**Update: 25/04/21 @ 09:00 UTC – Statement made by Airbus. Included in article.**
The European Union Aviation Safety Agency, better known as EASA, has issued an Airworthiness Directive (AD) concerning the fuel pumps of a wide range of A320 family aircraft. Citing the risk of fuel tank explosion, the issue affects aircraft ranging from the A318-100 right through to the A321neo. EASA is warning all operators of affected types of a “potential quality issue on an affected part.” The AD was issued on April 23rd and concerns aircraft manufactured before June 30th, 2015.
What is the problem exactly?
According to EASA, a “potential quality issue on an affected part” has been identified. In this situation, the locking key of the impeller drive shaft was found loose in the cavity under the impeller. The AD goes on to state a possible, very serious consequence of the issue if left unaddressed:
“This condition, if not corrected, could, in case of operating a pump while not fully immersed in fuel, create an ignition source in the fuel tank, possibly resulting in a fuel tank explosion and consequent loss of the aeroplane.”
Simple Flying contacted Airbus about this issue. A spokesperson responded with the following statement:
“Safran Aerosystems informed Airbus of a number of a limited batch of fuel pumps, currently fitted onto some A320 [Family jets] in-service aircraft (and in spare stock), which could be subject to a quality issue. Safety is the No. 1 priority. According to the standard process, operators have been notified and the authorities have been involved to launch the appropriate AD. No in service issues have been reported. The pumps belonging to this batch have been well identified and are subject to a dedicated remove/replacement action plan in collaboration with Safran Aerosystems. Current production standard of the A320 [Family jets] is not affected by this quality escape. Less than 2% of the fleet could potentially be affected.”
Which aircraft are affected?
EASA states that this issue affects aircraft that have a date of manufacture before June 30th, 2015. Some aircraft manufactured after this may also be affected, due to the possibility that “an affected part has been installed on that airplane since its date of manufacture.”
Unfortunately, this potentially covers a very wide range of A320 Family variants, as noted by EASA:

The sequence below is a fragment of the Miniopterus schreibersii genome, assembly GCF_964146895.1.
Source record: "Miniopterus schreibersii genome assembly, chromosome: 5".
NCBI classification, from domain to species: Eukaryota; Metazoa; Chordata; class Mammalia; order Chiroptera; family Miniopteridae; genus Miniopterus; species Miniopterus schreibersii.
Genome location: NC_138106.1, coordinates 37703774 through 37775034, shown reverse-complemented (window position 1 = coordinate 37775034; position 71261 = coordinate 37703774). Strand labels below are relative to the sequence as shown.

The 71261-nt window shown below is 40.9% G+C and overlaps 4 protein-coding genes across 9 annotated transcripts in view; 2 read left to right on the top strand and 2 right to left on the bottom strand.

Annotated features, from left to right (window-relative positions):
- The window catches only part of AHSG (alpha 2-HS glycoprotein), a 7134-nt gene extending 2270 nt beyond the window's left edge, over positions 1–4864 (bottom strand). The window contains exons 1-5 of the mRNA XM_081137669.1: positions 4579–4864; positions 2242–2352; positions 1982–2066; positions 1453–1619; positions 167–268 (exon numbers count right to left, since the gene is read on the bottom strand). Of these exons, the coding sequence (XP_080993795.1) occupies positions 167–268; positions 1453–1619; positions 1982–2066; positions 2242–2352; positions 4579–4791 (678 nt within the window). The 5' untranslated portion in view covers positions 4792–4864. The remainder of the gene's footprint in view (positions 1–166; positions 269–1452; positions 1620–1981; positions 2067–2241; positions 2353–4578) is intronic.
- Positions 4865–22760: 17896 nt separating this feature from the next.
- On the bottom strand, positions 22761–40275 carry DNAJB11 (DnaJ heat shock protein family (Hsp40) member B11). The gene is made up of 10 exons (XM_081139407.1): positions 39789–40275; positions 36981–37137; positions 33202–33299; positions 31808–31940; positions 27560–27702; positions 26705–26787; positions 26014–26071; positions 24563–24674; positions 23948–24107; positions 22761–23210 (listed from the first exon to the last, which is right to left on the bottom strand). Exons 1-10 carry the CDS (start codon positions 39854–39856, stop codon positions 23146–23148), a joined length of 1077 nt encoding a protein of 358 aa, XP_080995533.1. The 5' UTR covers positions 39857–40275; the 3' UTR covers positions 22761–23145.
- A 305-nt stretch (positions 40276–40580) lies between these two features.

Airbus A318-111, A318-112, A318-121, A318-122, A319-111, A319-112, A319-113, A319-114, A319-115, A319-131, A319-132, A319-133, A319-151N, A319-153N, A319-171N, A320-211, A320-212, A320-214, A320-215, A320-216, A320-231, A320-232, A320-233, A320-251N, A320-252N, A320-253N, A320-271N, A320-272N, A320-273N, A321-111, A321-112, A321-131, A321-211, A321-212, A321-213, A321-231, A321-232, A321-251N, A321-251NX, A321-252N, A321-252NX, A321-253N, A321-253NX, A321-271N, A321-271NX, A321-272N and A321-272NX aircraft.
While all manufacturer serial numbers of these aircraft types are included in the AD, the specific fuel pump needing replacement is limited. In this case, the Part Number (P/N) is listed as P99C38-605, with the issue extending to a list of just over 100 serial numbers. Those numbers are listed in Appendix 1 of the EASA AD.
Thus, with a relatively small list of fuel pump serial numbers affected, this issue doesn’t appear to be as widespread as the long list of possibly affected variants might indicate.
The corrective actions recommended
EASA’s AD requires the replacement of affected parts while also prohibiting their reinstallation. Certain maintenance-related actions are prohibited as well, pending the replacement of affected parts.
For its part, Airbus has identified the list of parts possibly affected and issued fuel pump replacement instructions via an AOT (All Operators Telex).
Action must be taken within 10 days or 50 flight cycles after the effective date of the AD (April 27th), whichever occurs later.
As this article is written with the intent to summarize the situation, some finer details have been excluded in the interest of simplicity and readability. For those interested in reading the full airworthiness directive, it can be found on EASA’s website by clicking here.